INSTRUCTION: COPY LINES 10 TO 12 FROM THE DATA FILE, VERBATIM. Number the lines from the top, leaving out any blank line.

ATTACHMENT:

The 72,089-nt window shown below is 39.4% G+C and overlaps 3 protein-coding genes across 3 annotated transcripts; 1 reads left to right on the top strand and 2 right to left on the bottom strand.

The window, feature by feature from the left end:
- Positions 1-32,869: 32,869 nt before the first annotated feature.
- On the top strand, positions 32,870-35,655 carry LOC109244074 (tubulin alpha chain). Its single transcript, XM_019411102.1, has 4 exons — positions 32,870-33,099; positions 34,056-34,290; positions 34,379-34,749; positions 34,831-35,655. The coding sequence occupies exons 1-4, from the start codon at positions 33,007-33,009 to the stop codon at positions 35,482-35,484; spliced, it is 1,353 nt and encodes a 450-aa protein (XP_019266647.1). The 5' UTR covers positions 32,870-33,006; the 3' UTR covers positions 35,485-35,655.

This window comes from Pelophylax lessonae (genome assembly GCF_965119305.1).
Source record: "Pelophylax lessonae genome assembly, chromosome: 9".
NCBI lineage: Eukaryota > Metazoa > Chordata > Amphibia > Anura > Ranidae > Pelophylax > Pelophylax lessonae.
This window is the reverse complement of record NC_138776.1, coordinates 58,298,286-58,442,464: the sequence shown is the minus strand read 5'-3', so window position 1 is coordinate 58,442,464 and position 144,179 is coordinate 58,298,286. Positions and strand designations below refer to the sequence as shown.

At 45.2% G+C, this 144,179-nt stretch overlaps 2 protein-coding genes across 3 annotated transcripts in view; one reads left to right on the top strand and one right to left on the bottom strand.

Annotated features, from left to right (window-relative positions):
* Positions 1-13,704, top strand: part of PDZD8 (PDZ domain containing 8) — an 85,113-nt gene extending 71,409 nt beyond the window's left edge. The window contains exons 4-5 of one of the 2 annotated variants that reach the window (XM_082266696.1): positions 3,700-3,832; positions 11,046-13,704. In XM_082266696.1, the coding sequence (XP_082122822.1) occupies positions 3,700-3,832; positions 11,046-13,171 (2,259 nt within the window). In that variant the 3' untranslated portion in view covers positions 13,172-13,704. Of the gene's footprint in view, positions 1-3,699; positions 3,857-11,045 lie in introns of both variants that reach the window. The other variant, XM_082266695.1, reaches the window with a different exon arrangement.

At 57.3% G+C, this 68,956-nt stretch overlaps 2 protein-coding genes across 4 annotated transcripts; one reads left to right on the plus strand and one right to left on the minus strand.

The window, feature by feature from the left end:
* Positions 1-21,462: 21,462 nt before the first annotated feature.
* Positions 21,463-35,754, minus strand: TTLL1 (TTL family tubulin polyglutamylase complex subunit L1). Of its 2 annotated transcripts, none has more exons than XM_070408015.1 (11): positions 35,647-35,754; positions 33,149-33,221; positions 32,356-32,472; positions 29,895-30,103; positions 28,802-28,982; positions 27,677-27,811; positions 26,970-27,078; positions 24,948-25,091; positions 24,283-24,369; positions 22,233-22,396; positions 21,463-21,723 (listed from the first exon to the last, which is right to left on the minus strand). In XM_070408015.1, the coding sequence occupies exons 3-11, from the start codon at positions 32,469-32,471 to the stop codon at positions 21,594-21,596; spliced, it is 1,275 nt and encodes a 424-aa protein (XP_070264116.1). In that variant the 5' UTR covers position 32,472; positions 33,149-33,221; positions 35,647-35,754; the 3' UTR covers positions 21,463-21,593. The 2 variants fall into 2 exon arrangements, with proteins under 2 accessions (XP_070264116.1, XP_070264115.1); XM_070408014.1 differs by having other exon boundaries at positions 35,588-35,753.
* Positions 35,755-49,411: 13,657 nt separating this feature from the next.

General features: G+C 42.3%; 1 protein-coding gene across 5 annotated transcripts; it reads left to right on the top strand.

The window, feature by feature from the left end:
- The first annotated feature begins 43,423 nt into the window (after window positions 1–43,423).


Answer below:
Annotated features, from left to right (window-relative positions):
* Positions 1-13,704, top strand: part of PDZD8 (PDZ domain containing 8) — an 85,113-nt gene extending 71,409 nt beyond the window's left edge. The window contains exons 4-5 of one of the 2 annotated variants that reach the window (XM_082266696.1): positions 3,700-3,832; positions 11,046-13,704. In XM_082266696.1, the coding sequence (XP_082122822.1) occupies positions 3,700-3,832; positions 11,046-13,171 (2,259 nt within the window). In that variant the 3' untranslated portion in view covers positions 13,172-13,704. Of the gene's footprint in view, positions 1-3,699; positions 3,857-11,045 lie in introns of both variants that reach the window. The other variant, XM_082266695.1, reaches the window with a different exon arrangement.

At 57.3% G+C, this 68,956-nt stretch overlaps 2 protein-coding genes across 4 annotated transcripts; one reads left to right on the plus strand and one right to left on the minus strand.